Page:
Washington Fine Properties Turns 25  

Washington Fine Properties is celebrating 25 years this year. One of the top real estate firms in the Washington, D.C., area, WFP was founded in 1999 by managing partners Tom Anderson, Dana Landry, William F. X. Moody and Marc Schappell.

“Every special market has the firm of well-connected professional agents who dominate their markets,” Anderson said. “We hoped to create a new firm to keep that tradition here in Washington,” following the 1998 purchase of Pardoe Real Estate by Cendant Corporation.  

Today, Anderson, Landry, Moody and Schappell are grateful to what Anderson calls “their exceptional agents,” who have made that a very successful reality, far exceeding their goal.   

The firm includes 150 top-producing agents; the size is intentional. “We have been blessed over our 25 years in so many ways, although most importantly, any firm is only as good as its people, and WFP is fortunate to have the most experienced and productive agents in the Capital Region,” said Anderson.  

L to R: Tom Anderson, Bill Moody, Dana Landry and Marc Schappell in 1999. Photo from WFP.

When the foursome founded WFP, Schappell was managing partner at Egon Zehnder, a New York-based global executive search firm. He chose to stay in that role until 2007, when he moved to D.C. to join WFP, focusing on recruitment and on building the firm’s footprint.   

“From the start, we have embraced what we wanted our ‘lane’ to be, both from a cultural and operational standpoint, and we have stuck to our principles over the last 25 years,” Schappell said.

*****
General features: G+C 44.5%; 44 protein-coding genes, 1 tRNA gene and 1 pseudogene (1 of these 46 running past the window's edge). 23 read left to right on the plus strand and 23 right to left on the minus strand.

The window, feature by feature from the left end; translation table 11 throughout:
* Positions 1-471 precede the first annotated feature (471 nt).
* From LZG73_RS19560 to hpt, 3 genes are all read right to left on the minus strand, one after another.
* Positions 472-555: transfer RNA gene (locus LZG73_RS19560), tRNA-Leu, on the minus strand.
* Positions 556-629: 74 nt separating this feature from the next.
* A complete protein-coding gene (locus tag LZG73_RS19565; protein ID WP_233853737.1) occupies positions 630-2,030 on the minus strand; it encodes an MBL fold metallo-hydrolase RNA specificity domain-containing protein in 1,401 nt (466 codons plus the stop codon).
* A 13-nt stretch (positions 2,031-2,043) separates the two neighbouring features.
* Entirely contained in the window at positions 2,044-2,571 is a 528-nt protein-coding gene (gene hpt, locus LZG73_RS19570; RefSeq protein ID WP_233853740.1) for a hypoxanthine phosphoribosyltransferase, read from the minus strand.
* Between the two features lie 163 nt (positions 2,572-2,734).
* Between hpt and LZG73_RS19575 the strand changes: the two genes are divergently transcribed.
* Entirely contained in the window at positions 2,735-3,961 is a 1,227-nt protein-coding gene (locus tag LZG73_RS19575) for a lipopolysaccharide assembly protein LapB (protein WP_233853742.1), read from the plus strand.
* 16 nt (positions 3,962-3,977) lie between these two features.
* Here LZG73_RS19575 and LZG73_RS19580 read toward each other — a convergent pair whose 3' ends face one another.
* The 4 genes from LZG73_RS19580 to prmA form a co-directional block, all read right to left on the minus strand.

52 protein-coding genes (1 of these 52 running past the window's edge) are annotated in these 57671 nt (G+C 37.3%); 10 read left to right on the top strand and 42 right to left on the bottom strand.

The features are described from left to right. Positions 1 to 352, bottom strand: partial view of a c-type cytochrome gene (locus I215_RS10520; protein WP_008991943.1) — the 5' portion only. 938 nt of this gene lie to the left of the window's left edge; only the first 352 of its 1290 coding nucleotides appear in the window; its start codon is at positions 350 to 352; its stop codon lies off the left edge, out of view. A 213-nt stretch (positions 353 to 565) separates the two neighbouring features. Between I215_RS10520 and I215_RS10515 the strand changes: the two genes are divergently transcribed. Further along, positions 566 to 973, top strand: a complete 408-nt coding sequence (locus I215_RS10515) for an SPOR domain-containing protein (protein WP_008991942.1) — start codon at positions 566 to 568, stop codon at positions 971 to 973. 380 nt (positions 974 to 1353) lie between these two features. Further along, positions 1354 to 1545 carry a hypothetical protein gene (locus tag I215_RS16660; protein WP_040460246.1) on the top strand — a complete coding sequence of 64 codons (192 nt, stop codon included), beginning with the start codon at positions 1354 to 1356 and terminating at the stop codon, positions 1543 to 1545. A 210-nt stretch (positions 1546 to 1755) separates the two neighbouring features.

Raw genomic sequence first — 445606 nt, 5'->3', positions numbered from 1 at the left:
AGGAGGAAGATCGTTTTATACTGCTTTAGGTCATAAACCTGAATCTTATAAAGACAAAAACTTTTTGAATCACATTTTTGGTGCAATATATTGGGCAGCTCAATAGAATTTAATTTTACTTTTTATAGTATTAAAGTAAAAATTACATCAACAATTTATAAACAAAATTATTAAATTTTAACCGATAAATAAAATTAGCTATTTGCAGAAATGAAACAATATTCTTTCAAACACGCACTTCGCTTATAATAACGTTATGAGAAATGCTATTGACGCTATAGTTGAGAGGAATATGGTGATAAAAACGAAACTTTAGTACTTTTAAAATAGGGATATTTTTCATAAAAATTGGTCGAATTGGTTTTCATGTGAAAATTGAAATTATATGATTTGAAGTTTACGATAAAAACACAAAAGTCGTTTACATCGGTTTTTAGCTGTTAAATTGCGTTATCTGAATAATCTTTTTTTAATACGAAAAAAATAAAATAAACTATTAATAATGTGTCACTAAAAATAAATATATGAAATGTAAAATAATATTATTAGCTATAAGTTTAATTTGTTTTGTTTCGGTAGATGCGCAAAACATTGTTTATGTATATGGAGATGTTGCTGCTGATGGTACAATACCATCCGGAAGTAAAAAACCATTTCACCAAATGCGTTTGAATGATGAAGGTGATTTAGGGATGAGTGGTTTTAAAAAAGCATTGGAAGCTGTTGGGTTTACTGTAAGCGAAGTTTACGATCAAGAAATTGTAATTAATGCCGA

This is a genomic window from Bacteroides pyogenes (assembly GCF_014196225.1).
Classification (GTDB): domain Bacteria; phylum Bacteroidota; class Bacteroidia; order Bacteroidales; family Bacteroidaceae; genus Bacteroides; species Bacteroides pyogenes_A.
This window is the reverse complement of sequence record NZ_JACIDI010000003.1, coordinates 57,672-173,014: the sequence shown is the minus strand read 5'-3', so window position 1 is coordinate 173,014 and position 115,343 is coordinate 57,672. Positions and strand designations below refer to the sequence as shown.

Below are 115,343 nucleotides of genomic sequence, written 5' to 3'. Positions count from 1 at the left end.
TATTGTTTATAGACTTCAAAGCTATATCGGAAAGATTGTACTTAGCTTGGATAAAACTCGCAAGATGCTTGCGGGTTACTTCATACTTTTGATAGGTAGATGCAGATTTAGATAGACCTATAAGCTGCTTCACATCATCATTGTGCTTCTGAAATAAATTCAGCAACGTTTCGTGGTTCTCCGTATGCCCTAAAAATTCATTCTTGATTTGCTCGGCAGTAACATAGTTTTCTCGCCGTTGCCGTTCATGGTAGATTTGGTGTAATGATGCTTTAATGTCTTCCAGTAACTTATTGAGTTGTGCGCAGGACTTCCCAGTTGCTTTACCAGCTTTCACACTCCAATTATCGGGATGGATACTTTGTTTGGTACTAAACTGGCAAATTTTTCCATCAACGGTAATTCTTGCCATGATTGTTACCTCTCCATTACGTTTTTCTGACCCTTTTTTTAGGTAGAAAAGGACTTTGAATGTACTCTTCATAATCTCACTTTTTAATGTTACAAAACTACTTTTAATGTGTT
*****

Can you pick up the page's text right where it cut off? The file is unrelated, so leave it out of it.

With a total sales volume of $3 billion, WFP’s average sale price is number one in the Capital Region. The firm also has the highest regional sales volume per agent at $19.1 million and the highest Mid-Atlantic average sales price at $1.6 million.   

Before he became a managing partner at WFP, Moody covered areas of New York, Chicago, Dallas and other cities. “As a director for my previous firm, I had the opportunity to visit real estate offices in many cities across the country,” he said. “The difference is that D.C. is a big small town.”  

There were struggles at the beginning, as there were at Moody’s previous D.C. firm. “The challenge was guiding the independent contractor/real estate agent to adjust their mindset away from being so independent, to working together with their colleagues,” he said. “At WFP, we have succeeded in having our agents work together with each other in all marketing, advertising and promotions. What that has created is the power of the company fortifying the independent contractor/agent in building their business.”  



Leave a Reply

Your email address will not be published. Required fields are marked *